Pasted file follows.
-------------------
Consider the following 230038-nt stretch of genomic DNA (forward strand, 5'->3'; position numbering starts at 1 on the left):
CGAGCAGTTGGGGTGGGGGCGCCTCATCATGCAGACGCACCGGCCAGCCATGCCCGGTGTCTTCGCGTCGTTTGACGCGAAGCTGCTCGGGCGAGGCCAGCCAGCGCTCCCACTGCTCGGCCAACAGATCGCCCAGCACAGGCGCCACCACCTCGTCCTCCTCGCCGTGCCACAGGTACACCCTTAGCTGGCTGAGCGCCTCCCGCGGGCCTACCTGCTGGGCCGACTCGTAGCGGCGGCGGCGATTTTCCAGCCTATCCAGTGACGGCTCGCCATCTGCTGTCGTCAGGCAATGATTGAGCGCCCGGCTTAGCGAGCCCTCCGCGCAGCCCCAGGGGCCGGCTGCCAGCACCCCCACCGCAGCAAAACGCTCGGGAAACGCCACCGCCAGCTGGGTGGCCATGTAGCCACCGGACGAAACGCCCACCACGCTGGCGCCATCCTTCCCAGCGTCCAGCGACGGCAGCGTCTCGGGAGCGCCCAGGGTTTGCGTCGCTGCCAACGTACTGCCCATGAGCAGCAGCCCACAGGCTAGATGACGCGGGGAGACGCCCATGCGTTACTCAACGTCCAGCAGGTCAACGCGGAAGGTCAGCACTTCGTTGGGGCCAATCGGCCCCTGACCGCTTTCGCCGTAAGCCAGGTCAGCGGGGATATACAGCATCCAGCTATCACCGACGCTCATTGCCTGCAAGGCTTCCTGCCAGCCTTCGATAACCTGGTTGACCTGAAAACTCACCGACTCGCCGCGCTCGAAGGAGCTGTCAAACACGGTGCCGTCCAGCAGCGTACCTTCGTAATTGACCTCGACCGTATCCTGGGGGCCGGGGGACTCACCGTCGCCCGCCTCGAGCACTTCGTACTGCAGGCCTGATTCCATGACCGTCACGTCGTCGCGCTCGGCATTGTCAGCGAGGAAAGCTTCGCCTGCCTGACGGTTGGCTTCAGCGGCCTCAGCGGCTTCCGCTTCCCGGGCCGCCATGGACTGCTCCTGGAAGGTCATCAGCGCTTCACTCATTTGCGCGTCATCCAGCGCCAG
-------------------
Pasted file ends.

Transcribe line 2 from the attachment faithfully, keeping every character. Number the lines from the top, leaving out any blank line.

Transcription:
CGAGCAGTTGGGGTGGGGGCGCCTCATCATGCAGACGCACCGGCCAGCCATGCCCGGTGTCTTCGCGTCGTTTGACGCGAAGCTGCTCGGGCGAGGCCAGCCAGCGCTCCCACTGCTCGGCCAACAGATCGCCCAGCACAGGCGCCACCACCTCGTCCTCCTCGCCGTGCCACAGGTACACCCTTAGCTGGCTGAGCGCCTCCCGCGGGCCTACCTGCTGGGCCGACTCGTAGCGGCGGCGGCGATTTTCCAGCCTATCCAGTGACGGCTCGCCATCTGCTGTCGTCAGGCAATGATTGAGCGCCCGGCTTAGCGAGCCCTCCGCGCAGCCCCAGGGGCCGGCTGCCAGCACCCCCACCGCAGCAAAACGCTCGGGAAACGCCACCGCCAGCTGGGTGGCCATGTAGCCACCGGACGAAACGCCCACCACGCTGGCGCCATCCTTCCCAGCGTCCAGCGACGGCAGCGTCTCGGGAGCGCCCAGGGTTTGCGTCGCTGCCAACGTACTGCCCATGAGCAGCAGCCCACAGGCTAGATGACGCGGGGAGACGCCCATGCGTTACTCAACGTCCAGCAGGTCAACGCGGAAGGTCAGCACTTCGTTGGGGCCAATCGGCCCCTGACCGCTTTCGCCGTAAGCCAGGTCAGCGGGGATATACAGCATCCAGCTATCACCGACGCTCATTGCCTGCAAGGCTTCCTGCCAGCCTTCGATAACCTGGTTGACCTGAAAACTCACCGACTCGCCGCGCTCGAAGGAGCTGTCAAACACGGTGCCGTCCAGCAGCGTACCTTCGTAATTGACCTCGACCGTATCCTGGGGGCCGGGGGACTCACCGTCGCCCGCCTCGAGCACTTCGTACTGCAGGCCTGATTCCATGACCGTCACGTCGTCGCGCTCGGCATTGTCAGCGAGGAAAGCTTCGCCTGCCTGACGGTTGGCTTCAGCGGCCTCAGCGGCTTCCGCTTCCCGGGCCGCCATGGACTGCTCCTGGAAGGTCATCAGCGCTTCACTCATTTGCGCGTCATCCAGCGCCAG